For example, let’s assume that regarding our custom implementation we always expect the next random value to be different from the previous one, and we’d like to write a test for it. (I know, testing a random generator is usually a bad idea but bear with me for the example.)
The required code in Java with Hamcrest:
While the corresponding test case in Groovy with Spock:
As you can see in the example above, Spock encourages BDD style tests written in given-when-then fashion, providing an opportunity to naturally divide these parts. Integrating with Java code, it’s also useful that Groovy can be written in a very similar syntax. This way the tests can be used as living examples of using the API under test as if they were written in Java.
In the first example, one has to look up the documentation for available matchers as it’s functional-composition based nature makes hard times for IDEs when it comes to suggestions. This is not the case in the Spock version, it’s easy to write and read.
While in many cases it’s not necessary, in complicated situations the DSL provided by Hamcrest matchers can make the test easier to read. With Spock, you can still use them if you’d like.
Although it’s hard to achieve for all cases, I think it’s better to strive for asserts made from calls just to regular APIs:
Keeping it simple can save one from trying to use the wrong word in the DSL, (for example, Matchers.hasItem vs. Matchers.contains) or from trying to force an expression down the throat of the compiler.
Another clear benefit is that Spock produces detailed error messages when a test breaks. This is also true for Hamcrest matchers, but I think they are a bit harder to decode.
Suppose that the MyRandom in the first example is done by someone who value a classic joke more than a faithful random implementation.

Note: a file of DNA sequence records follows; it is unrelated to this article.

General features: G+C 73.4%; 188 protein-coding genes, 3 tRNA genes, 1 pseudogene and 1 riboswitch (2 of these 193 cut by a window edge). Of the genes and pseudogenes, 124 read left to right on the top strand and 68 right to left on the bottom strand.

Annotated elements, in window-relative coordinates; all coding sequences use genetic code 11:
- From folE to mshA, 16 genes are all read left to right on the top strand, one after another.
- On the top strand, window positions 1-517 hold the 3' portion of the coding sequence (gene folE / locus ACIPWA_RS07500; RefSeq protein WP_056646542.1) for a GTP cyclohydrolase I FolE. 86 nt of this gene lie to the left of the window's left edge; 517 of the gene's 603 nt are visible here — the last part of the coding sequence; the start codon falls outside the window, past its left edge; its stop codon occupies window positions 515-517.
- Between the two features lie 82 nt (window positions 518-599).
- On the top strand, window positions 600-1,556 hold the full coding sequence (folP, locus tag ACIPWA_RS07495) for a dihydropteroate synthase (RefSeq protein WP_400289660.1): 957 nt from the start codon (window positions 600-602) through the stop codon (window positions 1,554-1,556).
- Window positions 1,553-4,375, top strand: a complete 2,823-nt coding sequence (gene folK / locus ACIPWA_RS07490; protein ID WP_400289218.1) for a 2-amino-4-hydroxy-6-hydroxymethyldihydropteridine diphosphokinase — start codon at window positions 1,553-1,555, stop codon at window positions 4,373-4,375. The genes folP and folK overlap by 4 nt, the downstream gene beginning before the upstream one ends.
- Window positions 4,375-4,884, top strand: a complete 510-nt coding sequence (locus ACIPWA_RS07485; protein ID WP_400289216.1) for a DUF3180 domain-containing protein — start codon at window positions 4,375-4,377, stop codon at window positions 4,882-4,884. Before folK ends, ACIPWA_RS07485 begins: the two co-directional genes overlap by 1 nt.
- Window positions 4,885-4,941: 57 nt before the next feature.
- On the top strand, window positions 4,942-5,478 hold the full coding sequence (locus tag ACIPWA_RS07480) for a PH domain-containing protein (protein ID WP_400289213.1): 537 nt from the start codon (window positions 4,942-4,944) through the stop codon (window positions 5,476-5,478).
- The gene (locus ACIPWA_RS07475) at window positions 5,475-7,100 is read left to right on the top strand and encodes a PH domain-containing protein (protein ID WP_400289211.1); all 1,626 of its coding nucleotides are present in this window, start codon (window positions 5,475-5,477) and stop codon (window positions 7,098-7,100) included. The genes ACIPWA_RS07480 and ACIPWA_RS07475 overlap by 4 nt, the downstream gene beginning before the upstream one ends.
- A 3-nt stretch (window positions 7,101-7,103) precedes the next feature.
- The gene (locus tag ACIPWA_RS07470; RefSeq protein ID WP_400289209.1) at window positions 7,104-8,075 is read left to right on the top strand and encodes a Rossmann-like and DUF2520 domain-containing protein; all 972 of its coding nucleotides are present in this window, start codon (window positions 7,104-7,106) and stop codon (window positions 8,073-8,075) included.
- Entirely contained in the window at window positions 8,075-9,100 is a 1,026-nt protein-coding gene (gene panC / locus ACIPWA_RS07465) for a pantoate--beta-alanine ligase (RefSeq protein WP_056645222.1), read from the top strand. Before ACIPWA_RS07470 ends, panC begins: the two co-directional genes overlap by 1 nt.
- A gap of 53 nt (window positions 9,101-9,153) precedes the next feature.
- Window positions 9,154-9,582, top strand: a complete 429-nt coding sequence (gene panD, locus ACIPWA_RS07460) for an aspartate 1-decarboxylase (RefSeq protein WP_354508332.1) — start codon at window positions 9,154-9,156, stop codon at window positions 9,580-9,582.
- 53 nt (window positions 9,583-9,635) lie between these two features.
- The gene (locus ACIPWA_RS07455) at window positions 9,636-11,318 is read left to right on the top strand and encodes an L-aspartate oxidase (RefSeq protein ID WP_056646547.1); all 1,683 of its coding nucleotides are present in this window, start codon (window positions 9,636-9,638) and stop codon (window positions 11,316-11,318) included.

The assertion error generated by Hamcrest and Spock tests, respectively:
Both framework tells the important stuff, but the output produced by Spock is much clearer, containing almost no noise.
The output contains the string representation of all objects affected by the assertion, even if it contains multiple logical parts. With Java/Hamcrest, one would have to make assertions for every interesting piece, or have to create a custom matcher to achieve similar effect.
Using Hamcrest matchers with Spock produces both error outputs, which is really useful. One can use complex matchers without having to give up the benefits of Spock’s detailed error reporting.
Cautions and side effects
I think Hamcrest is a really good library, and the issues mentioned about it can be mitigated in many ways, and there is a chance that these things bother me more than others. The goal of this post was not to discourage it’s usage.
I am really in the beginning of piloting Spock, so everything is unicorns and rainbows now, so I think there will be a follow-up post about it, when things get settled. So far, it seems that using it has a lot of clear advantages, and it is really easy to get started with, I recommend trying it if you haven’t already.
There are a few things to watch out for. Groovy might be designed to cope well with Java, but it’s still a different language. It requires it’s own tools and expertise, which might make it an unsuitable choice in some cases. Also keep the key differences between Groovy and Java in mind.
Spock and Groovy makes writing assertions fun and simple, which is a really important factor to motivate people to write tests.